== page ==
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Publication numberUS7882799 B2
Publication typeGrant
Application numberUS 11/252,252
Publication dateFeb 8, 2011
Filing dateOct 17, 2005
Priority dateOct 18, 2004
Fee statusPaid
Also published asUS20060093737, US20110097507, US20120315768, WO2006044725A2, WO2006044725A3
Publication number11252252, 252252, US 7882799 B2, US 7882799B2, US-B2-7882799, US7882799 B2, US7882799B2
InventorsWilliam Dick, Benjamin Y. H. Liu
Original AssigneeMsp Corporation
Export CitationBiBTeX, EndNote, RefMan
External Links: USPTO, USPTO Assignment, Espacenet
Method and apparatus for generating charged particles for deposition on a surface
US 7882799 B2
Abstract
A method for establishing a calibrating standard for wafer inspection includes depositing solid ionized particles of a known size range with an aerosol onto a wafer. The method also includes depositing particles onto a wafer in a deposition chamber by using an aerosol stream and the solid particles suspended in a gas; ionizing the aerosol stream with a negative or positive charge polarity or both by passing the aerosol stream through a non-radioactive ionizer to produce charged particles and supplying such aerosol stream to the deposition chamber. An apparatus for producing charged particles includes an atomizer and a non-radioactive ionizer in fluid communication with each other. The apparatus may also include an electrospray droplet generator for producing an aerosol with dry-solid particles and an ionizer that ionizes the molecules of the gas. The apparatus may also include a generator for generating an aerosol with particles suspended in the gas with a non-radioactive ionizer that ionizes the gas in the aerosol causing the aerosol particles to be charged. The apparatus may further include an electrostatic classifier for classifying the charged particles to a selected size range.
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Claims(9)
1. A charged particle generating apparatus including an atomizer for producing an aerosol and a non-radioactive ionizer downstream and in fluid communication with the atomizer, the non-radioactive ionizer having sufficient voltage and configured to produce ionization directly in the aerosol without dilution resulting in charged particles.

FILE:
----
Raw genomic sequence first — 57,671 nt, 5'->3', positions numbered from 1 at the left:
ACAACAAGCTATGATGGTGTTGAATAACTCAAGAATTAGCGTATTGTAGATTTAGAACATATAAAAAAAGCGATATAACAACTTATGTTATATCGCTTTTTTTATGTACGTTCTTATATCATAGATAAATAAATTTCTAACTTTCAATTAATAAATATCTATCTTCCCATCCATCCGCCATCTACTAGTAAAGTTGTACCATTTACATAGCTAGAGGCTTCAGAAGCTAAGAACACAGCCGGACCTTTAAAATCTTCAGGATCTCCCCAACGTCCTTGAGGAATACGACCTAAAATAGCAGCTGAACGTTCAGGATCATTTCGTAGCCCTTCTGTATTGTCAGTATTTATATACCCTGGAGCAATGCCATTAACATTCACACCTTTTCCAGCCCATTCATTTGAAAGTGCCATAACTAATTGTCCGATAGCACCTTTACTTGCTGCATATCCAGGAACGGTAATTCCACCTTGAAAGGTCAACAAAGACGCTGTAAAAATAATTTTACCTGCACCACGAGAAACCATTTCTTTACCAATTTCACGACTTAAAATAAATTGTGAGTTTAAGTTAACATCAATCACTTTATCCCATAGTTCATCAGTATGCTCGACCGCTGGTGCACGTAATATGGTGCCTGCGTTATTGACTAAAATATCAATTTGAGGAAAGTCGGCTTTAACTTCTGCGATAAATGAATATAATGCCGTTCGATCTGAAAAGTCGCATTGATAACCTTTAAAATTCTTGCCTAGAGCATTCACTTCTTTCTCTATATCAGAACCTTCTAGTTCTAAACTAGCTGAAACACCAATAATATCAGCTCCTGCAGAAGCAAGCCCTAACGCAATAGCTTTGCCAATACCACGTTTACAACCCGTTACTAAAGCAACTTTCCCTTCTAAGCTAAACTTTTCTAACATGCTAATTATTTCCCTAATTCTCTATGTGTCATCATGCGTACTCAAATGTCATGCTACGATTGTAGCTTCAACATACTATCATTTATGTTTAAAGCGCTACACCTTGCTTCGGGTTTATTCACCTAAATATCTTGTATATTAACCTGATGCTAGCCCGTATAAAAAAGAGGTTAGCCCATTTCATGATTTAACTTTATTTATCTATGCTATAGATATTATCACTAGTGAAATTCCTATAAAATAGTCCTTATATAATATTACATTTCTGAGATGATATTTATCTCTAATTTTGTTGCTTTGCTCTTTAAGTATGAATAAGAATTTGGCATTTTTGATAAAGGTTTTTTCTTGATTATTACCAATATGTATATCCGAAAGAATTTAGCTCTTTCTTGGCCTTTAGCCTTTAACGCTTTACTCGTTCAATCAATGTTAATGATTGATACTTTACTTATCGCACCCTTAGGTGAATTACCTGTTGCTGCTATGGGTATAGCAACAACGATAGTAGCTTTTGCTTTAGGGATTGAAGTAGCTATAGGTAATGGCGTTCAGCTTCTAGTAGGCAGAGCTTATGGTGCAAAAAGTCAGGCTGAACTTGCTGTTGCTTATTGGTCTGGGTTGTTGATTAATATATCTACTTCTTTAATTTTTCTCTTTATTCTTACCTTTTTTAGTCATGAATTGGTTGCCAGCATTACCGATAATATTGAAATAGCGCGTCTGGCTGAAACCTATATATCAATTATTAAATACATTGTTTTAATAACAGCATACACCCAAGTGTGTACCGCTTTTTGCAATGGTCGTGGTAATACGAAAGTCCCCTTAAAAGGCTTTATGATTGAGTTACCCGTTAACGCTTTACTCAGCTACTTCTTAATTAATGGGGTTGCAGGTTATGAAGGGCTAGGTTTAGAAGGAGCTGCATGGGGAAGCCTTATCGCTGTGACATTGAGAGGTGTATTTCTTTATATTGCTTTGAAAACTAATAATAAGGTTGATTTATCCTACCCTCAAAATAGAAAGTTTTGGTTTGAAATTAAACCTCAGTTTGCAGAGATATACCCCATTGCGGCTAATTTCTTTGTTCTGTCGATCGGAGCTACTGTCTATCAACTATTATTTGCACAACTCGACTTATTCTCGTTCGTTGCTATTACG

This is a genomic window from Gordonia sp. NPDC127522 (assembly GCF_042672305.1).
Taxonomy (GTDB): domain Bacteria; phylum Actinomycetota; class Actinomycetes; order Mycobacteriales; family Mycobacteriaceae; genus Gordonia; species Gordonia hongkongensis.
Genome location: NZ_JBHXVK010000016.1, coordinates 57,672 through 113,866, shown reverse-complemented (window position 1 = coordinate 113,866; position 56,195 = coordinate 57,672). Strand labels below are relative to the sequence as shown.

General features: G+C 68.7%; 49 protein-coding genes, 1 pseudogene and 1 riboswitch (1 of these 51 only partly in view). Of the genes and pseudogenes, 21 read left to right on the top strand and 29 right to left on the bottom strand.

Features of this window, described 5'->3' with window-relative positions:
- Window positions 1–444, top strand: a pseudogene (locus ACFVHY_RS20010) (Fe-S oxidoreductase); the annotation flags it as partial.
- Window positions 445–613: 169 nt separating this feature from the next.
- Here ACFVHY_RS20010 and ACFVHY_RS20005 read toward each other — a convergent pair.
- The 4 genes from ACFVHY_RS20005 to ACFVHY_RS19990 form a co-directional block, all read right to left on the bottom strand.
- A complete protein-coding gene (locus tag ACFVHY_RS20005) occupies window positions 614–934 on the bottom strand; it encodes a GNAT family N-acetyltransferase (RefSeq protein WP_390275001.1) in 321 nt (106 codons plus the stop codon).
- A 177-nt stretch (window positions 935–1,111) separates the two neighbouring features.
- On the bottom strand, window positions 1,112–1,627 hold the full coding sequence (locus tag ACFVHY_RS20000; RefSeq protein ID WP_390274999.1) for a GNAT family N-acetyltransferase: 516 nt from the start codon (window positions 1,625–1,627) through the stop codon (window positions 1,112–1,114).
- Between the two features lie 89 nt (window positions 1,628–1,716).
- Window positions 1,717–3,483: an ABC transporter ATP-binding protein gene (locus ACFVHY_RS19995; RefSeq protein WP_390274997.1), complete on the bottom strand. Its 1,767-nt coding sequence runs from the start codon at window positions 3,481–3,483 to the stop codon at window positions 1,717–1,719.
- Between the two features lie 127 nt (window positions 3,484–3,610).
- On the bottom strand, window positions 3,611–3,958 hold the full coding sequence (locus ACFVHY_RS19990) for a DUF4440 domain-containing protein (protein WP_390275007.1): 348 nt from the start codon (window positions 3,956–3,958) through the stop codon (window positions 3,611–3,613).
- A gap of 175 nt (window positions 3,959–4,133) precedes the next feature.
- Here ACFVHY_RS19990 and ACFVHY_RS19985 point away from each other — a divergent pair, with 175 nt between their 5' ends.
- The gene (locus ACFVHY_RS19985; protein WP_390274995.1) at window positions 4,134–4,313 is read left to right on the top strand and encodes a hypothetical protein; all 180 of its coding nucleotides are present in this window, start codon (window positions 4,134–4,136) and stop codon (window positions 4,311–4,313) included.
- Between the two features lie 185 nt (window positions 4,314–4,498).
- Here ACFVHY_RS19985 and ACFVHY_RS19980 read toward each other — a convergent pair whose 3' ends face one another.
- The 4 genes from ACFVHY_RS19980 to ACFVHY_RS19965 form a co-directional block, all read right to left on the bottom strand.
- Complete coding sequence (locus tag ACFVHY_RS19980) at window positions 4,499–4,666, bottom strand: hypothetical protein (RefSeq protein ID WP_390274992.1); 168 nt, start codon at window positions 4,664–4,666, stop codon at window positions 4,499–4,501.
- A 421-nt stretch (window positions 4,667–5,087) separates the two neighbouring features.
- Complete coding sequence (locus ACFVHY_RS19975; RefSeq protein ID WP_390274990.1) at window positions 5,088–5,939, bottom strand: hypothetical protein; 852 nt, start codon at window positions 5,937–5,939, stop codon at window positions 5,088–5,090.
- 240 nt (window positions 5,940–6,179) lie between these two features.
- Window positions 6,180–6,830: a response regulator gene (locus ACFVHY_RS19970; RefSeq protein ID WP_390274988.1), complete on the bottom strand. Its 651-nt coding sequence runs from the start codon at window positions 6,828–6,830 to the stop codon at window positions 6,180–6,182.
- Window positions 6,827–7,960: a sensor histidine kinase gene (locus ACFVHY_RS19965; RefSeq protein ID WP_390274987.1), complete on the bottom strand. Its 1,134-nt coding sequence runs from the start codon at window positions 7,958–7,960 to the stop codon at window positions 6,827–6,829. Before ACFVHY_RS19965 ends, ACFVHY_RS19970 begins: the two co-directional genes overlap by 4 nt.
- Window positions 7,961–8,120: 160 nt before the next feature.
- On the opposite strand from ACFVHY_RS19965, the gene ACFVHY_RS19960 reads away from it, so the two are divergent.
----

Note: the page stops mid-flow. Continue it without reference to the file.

2. A charged particle generating apparatus including an electrospray droplet generator configured to produce charged particles in a first gas containing dry-solid particles carrying a charge and a non-radioactive ionizer in fluid communication with each other, the non-radioactive ionizer configured to produce positive and negative ions in a second undiluted gas different than the first gas sufficient to reduce the particle charge to a level lower than the first gas.
3. An apparatus for producing a charged monodisperse aerosol including a charged particle generator containing a non-radioactive ionizer, and an electrostatic classifier, the charged particle generation being configured to produce an undiluted charged particle stream to the electrostatic classifier.
4. An apparatus for providing charged particles for deposition on a substrate, the apparatus comprising:
an electrospray generator for generating an aerosol with dry solid particles suspended in a gas;
a non-radioactive ionizer configured to ionize the gas in the aerosol to provide ions of a positive and a negative charge polarity in the gas causing the dry solid particles in the aerosol to be charged in a fashion suitable for depositing on the substrate; and
a deposition chamber in which the dry solid particles in the aerosol are deposited onto the substrate.
5. The apparatus of claim 4 and further comprising a particle classifier for classifying particles in the aerosol in a selected size range before deposition on the substrate.
6. The apparatus of claim 4 wherein the non-radioactive ionizer is a corona ionizer operating with an AC high voltage.
7. An apparatus for providing charged particles for deposition on a substrate, the apparatus comprising:
an electrospray droplet generator for producing an aerosol with dry-solid particles suspended in a first gas;
an ionizer that ionizes the molecules of the gas configured to provide ions of a positive and negative charge in a second undiluted gas different from the first gas; and
a mechanism that mixes the ionized gas with the aerosol to provide charged particles in a fashion suitable for depositing on the substrate.
8. The apparatus of claim 7 wherein the ionizer is a non-radioactive type ionizer.
9. The apparatus of claim 8 wherein the ionizer is a corona ionizer.
Description
CROSS-REFERENCE TO RELATED APPLICATION

The present application is based on and claims the benefit of U.S. provisional patent application Ser. No. 60/619,734, filed Oct. 18, 2004, the content of which is hereby incorporated by reference in its entirety.

BACKGROUND OF THE INVENTION

This invention relates to methods and apparatus for generating charged particles for size measurement by electric mobility and deposition on a wafer and in particular relates to particle deposition for wafer inspection, surface cleaning and as seed nuclei in semiconductor device fabrication.